This weekend, November 10 and 11, from 11 a.m.-5 p.m., Fenway Studios, a National Historic Landmark and the oldest purpose-built structure in the country designed solely as artist studios, hosts “Fenway Studios Open Studios Weekend.” Work ranging from abstract expressionism to post-modern realism is available; whether you’re a major collector or someone looking for a special gift or unique stocking stuffers or cards to adorn your gifts (all worthy of frames in their own right) — or you’re just interested in seeing a strong cross-section of locally-created art in the space where they’re made, the event promises to be visually and spiritually rewarding. If you attend, please bring a donation for its 10th Annual Food Drive to Benefit the Greater Boston Food Bank. A few days prior to the event, Artscope managing editor Brian Goslow exchanged questions with Lynda McNally, the … [Read more...] about CORNERED: LYNDA MCNALLY, FOUNDING PRESIDENT, FRIENDS OF FENWAY STUDIOS
Reflecting North and South America’s political and economic turbulence and artists’ domestic and environmental concerns, Art Basel Miami Beach 2018 — its 17th edition — will open to the public December 6 through 9 at the newly renovated Miami Beach Convention Center. Two hundred and sixty eight exhibitors will display work in tried and true sectors: Galleries, where gallerists present their choice of artists and where 12 galleries have moved to from their previous sectors; Nova, where three artists will exhibit in each of the twenty nine gallery-supported booths; Survey, showing 16 works made since 2000; Positions, where emerging galleries will show 14 solo artists, eight for the first time; Kabinett, with themed exhibits; Edition, where 11 galleries show prints; Conversations, where artists, curators and gallerists discuss the work and the art world; and Magazines, the sector where … [Read more...] about Still Relevant: Art Basel Miami Beach Keeps the Pulse
In a layering of styles and content, east and west, Iran and America, past and present, Farsad Labbauf has used imagery from his youth in Iran combined with iconic imagery from mass media and commercialism in America to comment on global economics and society. Speaking about his paintings at Blank Space Gallery, in the Chelsea neighborhood of New York, in his solo show, “From My East to Your West,” he emphasized the constant bombardment of images from western entertainment media: television, comic books and toys while being exposed to Persian arts including calligraphy, Persian miniature painting, tile works and poetry. Resultantly, he has merged these images in his paintings. He comes from a background of sewing, so that stitchery is translated in his work to a series of lines ranging from the thinness of threads to thicker lines on the canvas, comprising faces, figures, backgrounds, … [Read more...] about Farsad Labbauf: From My East to Your West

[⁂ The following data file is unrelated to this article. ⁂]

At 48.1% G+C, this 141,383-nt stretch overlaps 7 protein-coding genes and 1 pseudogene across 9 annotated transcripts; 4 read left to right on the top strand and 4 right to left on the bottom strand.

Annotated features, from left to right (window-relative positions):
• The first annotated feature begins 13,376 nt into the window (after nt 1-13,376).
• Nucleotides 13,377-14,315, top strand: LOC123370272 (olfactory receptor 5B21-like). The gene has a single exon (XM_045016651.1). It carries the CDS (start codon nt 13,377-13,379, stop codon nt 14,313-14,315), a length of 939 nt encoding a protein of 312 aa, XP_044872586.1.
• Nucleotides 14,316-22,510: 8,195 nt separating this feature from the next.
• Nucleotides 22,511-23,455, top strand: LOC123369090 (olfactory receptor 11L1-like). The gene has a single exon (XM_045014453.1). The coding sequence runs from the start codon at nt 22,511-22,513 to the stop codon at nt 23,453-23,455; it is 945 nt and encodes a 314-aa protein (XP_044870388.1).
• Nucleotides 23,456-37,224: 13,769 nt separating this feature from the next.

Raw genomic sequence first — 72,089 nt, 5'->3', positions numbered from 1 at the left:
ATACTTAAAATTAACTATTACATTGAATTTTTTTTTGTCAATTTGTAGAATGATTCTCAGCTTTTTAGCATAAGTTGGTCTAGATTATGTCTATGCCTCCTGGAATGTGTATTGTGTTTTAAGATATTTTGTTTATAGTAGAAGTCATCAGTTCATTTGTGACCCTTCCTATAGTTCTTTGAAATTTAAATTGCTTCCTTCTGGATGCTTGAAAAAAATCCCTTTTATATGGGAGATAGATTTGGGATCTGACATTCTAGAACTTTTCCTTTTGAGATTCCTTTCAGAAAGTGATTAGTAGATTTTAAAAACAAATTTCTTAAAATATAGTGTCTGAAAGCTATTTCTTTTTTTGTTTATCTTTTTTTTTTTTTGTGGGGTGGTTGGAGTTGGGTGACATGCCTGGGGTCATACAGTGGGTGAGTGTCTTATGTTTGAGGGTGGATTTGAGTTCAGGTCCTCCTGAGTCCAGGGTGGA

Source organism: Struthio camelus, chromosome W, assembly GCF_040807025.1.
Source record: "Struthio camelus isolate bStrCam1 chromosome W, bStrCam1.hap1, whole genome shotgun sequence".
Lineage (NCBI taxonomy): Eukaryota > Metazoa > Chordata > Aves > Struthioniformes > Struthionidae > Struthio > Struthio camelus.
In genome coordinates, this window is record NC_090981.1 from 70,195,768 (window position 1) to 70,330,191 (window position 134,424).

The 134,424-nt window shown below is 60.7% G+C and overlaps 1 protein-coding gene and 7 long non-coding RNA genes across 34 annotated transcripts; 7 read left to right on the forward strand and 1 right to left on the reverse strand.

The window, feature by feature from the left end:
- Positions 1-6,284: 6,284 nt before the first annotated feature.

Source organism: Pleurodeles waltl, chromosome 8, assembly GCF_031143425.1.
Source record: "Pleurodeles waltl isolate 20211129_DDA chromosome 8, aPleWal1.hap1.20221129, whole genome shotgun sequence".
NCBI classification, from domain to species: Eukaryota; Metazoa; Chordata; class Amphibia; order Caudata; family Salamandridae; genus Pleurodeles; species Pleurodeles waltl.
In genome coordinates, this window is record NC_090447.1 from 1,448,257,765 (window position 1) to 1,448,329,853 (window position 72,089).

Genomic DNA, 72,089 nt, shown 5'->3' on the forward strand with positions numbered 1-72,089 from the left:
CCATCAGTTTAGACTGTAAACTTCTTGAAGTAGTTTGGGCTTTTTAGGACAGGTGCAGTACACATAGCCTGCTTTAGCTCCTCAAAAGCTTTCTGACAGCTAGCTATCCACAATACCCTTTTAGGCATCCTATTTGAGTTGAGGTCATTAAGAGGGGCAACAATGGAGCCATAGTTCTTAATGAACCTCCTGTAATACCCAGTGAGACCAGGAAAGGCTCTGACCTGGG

Seeming to reference Edward Hopper’s interiors and Gerhard Richter’s “Woman Descending the Staircase” (1965, after Duchamp), with a bit of Vermeer’s Dutch Master technique and figurative expertise thrown in, the Safarani sisters’ video paintings, in their solo show “Reincarnation,” surpass and contemporize these past masterworks. Presented by Roya Khadjavi Projects, Iranian twin sisters, Bahareh and Farzaneh Safarani, master of fine arts graduates from Northeastern University with bachelor of art degrees from Tehran University in painting, literally set the stage for the slow contemplation of domestic scenes featuring themselves. The video projection of wavering sheer curtains onto the oil paintings doubles the doppelgänger effect of two sisters appearing in and simultaneously painting the canvas. From the earliest paintings shown, layers of curtain increasingly part and cover to … [Read more...] about From Two, One.
Boston, MA - Venturing down the 10 or so stairs to Galatea Fine Art at 460 Harrison Ave. in Boston’s SoWa District has always held the promise of discovering a new favorite artist, whether through its monthly spotlight exhibitions of collection of members work that sometimes threatens to steal the show in its own right. The three exhibitions on view through October 28: Philip Gerstein’s “Sometimes There Is Bliss”; Barry Margolin’s “Play of Wakefulness” and “Ronni Komarow’s “Tender Mercies” have lots to deliver, so plan on a second or third walk around the gallery space to see what revelations you missed the first time around. The first work in Gerstein’s collection as you turn into its viewing area, “Count O’Litski,” has the immediate feel of process thanks to the sharpness of his drawn lines and the marking and filling in of space on the canvas. In “After the Humans,” you can … [Read more...] about OCTOBER TREAT: GERSTEIN, MARGOLIN & KOMAROW AT GALATEA
Philadelphia is an art city. When I first encountered Philadelphia’s City Hall on a bright sunny day in early October, I was enchanted by the extent and excellence of the installations and sculptures I encountered, beginning with bronze statues of historical figures that included John Wanamaker, President William McKinley, General McClellan and William Penn. Penn’s statue, created by Scotsman Alexander Milne Calder and installed in 1894, graces the top of the tower of Philadelphia’s City Hall. The city’s website claims it is the largest, at 37 feet tall and heaviest, at 53,000 pounds of any statue worldwide. Challenging the size of Penn in the same plaza is Claes Oldenburg’s “Clothespin,” which is joined by Robert Indiana’s “Love” sculpture, with red letters, and blue sides mimicking his 1976 painting. Jacque Lipshitz’s “Government of the People” (1976) looks like a tangle of human … [Read more...] about PLAY ON PHILADELPHIA! JANET ECHELMAN’S PULSE & DAVID BREWSTER’S ROGUE WAVES AT GROSS MCLEAF GALLERY SHARE THE LOVE